It is now possible, for anyone with the time and the inclination, to hike, bike, and paddle your way across Canada on a single, coast-to-coast trail. It's been about 25 years in the making, reports the Smithsonian, but now the world's longest continuous trail boasts 432 sections that span 14,000 miles and traverses 15,000 communities. A whopping 477 groups came together to help get it done, and people cut ribbons and held scavenger hunts at more than 200 parties to celebrate the path's completion, which coincides with the year Canada celebrates its 150th birthday. "Come on world, come see what Canada has to offer," project president Deborah Apps says.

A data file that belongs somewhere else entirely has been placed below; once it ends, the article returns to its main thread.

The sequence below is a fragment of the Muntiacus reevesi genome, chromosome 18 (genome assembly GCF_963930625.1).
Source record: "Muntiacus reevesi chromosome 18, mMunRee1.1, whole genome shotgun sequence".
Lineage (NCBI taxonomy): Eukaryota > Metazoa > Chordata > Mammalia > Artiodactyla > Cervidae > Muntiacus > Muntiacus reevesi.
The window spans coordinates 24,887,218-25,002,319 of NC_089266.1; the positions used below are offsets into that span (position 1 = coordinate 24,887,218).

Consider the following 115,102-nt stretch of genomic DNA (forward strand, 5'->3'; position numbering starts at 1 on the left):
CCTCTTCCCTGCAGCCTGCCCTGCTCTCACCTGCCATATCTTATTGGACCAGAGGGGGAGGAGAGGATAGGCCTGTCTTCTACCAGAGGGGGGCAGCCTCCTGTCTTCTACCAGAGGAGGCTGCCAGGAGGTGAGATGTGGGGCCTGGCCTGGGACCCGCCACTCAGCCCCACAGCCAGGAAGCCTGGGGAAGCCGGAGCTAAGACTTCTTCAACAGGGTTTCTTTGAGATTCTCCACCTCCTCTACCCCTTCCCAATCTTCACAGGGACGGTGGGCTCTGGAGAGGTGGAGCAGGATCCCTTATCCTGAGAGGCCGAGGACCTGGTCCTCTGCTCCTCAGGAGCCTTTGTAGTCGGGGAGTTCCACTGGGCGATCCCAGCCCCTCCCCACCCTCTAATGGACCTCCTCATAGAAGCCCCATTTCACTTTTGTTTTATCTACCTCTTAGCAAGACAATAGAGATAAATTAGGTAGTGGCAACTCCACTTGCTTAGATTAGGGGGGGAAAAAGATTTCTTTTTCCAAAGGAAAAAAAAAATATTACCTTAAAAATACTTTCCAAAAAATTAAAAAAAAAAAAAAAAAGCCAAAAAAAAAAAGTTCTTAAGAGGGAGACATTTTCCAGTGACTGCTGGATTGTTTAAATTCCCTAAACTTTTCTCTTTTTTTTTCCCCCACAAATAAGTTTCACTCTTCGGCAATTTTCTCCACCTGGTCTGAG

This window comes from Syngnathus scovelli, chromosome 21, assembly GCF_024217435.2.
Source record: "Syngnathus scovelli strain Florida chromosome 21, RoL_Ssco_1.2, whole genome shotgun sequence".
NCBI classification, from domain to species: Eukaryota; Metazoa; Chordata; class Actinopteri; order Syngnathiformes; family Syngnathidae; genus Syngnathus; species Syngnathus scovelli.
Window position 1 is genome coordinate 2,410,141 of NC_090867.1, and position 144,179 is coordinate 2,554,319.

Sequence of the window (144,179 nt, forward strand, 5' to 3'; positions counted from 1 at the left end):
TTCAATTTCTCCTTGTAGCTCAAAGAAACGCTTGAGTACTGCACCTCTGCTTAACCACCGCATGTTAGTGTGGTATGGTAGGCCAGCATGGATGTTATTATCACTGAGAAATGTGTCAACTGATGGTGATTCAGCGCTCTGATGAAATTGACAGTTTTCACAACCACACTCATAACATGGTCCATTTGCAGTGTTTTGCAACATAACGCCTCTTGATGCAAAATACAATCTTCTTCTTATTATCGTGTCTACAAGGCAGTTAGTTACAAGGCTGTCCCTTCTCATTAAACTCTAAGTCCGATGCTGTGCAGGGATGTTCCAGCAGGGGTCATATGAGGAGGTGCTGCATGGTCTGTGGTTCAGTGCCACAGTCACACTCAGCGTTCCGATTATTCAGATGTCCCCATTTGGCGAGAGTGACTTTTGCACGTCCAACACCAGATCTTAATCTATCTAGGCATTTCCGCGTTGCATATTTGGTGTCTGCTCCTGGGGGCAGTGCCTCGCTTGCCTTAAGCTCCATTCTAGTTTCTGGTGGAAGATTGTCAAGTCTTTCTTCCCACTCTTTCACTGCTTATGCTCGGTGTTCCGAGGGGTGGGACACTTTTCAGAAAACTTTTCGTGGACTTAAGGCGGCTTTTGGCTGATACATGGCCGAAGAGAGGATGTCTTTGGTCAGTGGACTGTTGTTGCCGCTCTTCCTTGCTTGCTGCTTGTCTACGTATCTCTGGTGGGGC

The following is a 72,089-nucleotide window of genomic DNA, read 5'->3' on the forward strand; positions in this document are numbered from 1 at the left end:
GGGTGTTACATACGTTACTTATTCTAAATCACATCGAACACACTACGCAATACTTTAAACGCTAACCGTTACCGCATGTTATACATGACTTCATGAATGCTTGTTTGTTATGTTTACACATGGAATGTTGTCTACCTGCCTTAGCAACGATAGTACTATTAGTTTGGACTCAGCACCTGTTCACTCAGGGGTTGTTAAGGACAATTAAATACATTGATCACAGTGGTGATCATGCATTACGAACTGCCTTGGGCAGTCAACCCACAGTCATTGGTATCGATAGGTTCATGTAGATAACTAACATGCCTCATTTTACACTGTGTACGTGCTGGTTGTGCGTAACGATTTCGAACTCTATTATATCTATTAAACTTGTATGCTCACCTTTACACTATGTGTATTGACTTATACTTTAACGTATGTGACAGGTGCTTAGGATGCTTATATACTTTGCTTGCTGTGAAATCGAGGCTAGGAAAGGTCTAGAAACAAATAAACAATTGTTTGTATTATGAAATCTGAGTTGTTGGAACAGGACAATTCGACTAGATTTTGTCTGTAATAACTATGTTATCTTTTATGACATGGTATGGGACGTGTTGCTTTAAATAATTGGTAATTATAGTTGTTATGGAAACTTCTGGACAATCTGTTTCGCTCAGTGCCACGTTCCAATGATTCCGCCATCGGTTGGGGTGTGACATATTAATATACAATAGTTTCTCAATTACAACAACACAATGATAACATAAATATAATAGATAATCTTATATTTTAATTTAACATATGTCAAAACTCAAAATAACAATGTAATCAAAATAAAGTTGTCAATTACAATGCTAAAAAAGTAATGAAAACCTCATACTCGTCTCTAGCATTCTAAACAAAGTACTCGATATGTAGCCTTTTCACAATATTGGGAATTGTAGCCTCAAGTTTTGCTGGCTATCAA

Not everyone is partying, though, per Maclean's. There's still work to be done to make the trails friendly to pedestrians, cyclists, and paddlers, and you must be all three to complete. And some say the trail is being sold as something it isn't. That's because just 32% (about 4,900 miles) of the trails are off-road. Some 5,400 miles share roads with cars, while another 3,800 miles are waterways and 1,100 miles are hybrid trails that allow all-terrain vehicles. There's also been local resistance. In stretches of Alberta, for instance, private landowners didn't want tourists suddenly flooding a path through their properties, so some sections are far from straight. One cyclist currently biking the route goes so far as to call the Great Trail name "propaganda," while the organization admits it is a work in progress. "Our priority was to get it done," says a trail co-founder.